The Norfolk weekly news-journal. (Norfolk, Neb.) 1900-19??, January 24, 1908, Page 4, Image 4

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    fto Norfolk Weekly News-Journal
The Now * , KnUibllfihed. 1881.
The Journal , Established. 187) .
W. N. HCMI : N. A.
UTnyT' Hy in it'll per ycirr7TiTLcr.
ICntercd at the pontomce lit Norfolk.
Neb. , an second claim inatter.
Talophones : Editorial Department.
No. 22. MUBlnr.nH Olllco nnd Jnlj llooms ,
No. II 82
Governor Sheldon Is to bo commend
ed for steadfastly Insisting that the
law bo carried out In the case of Frank
Unrkcr , the double murderer who hang-
1 last Friday.
If former Governor Mickey had
nliown as much regard for the taw of
Nebraska In regard to murderers , Hlg-
Kins would never have been lynched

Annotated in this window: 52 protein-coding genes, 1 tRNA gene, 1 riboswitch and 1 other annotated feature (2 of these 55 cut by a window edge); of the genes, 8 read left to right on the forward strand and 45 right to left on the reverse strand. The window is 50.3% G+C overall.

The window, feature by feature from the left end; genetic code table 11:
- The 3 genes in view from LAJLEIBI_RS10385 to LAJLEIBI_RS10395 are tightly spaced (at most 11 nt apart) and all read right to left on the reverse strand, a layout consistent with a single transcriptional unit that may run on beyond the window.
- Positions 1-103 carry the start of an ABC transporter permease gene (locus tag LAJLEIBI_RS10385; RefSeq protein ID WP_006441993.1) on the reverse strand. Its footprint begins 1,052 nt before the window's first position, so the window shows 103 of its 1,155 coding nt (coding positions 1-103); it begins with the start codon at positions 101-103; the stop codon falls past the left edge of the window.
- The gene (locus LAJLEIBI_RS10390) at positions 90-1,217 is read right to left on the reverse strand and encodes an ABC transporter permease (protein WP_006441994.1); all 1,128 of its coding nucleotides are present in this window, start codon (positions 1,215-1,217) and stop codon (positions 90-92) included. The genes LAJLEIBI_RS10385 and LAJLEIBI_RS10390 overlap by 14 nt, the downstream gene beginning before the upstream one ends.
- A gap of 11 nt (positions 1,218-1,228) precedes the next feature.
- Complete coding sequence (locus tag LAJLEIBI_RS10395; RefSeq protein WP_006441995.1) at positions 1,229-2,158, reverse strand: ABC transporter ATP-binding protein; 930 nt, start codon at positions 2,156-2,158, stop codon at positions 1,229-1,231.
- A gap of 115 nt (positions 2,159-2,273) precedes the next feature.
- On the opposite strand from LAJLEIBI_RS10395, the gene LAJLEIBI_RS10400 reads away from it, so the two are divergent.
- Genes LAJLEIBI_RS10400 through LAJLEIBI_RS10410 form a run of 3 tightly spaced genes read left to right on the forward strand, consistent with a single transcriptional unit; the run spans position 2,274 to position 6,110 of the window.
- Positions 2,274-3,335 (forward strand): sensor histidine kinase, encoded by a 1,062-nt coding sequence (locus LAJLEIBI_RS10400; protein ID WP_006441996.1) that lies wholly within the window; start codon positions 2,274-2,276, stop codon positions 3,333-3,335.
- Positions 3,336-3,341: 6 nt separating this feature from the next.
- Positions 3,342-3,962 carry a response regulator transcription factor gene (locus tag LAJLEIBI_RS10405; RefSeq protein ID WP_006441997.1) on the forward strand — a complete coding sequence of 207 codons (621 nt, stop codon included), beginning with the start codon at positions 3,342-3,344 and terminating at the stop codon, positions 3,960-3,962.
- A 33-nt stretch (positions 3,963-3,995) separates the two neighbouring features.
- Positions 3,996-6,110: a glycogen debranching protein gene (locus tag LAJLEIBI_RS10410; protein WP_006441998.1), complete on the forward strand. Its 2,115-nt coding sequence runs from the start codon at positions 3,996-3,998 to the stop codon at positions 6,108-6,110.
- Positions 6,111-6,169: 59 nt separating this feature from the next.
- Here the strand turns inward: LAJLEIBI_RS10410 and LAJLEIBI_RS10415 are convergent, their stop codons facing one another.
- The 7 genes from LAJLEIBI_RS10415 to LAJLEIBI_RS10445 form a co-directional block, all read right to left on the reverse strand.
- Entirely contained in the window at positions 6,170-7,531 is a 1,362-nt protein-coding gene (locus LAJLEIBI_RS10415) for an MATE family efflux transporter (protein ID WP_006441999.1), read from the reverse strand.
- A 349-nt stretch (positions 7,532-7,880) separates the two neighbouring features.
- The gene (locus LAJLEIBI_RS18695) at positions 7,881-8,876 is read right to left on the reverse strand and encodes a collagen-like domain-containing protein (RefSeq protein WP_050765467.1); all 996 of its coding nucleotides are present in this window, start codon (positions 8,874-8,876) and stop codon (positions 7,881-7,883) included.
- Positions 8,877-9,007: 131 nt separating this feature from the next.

ut Bancroft.
Without regard to the merits of
capital punishment , the plain duty of
tire otato executives in the Darker
caao was to carry out th'o sentcncb
Imposed by the court.
capital punishment IB
So long as
provided pu the statute books , Just BO
lone ohould murderers BO sentenced ,
KO U the gallons.
"When the people repeal capital punIshment -
Ishmont , there'll' "bo time 'enough to
the present law.
_ _ _
Three 'different ' assemblies ot mon
brought delegations to Norfolk Mon
day from all over northern Nebraska.
.More nnd more is Norfolk proving a
magnet to the great territory out
around this > clty.
Norfolk , with Its location , Is the
gateway to one of the greatest regions
of fortllo nnd prosperous country In
the United States. Moro and more
this location Is proving the means of
centering the Interests of northern
Nebraska in Norfolk. And as the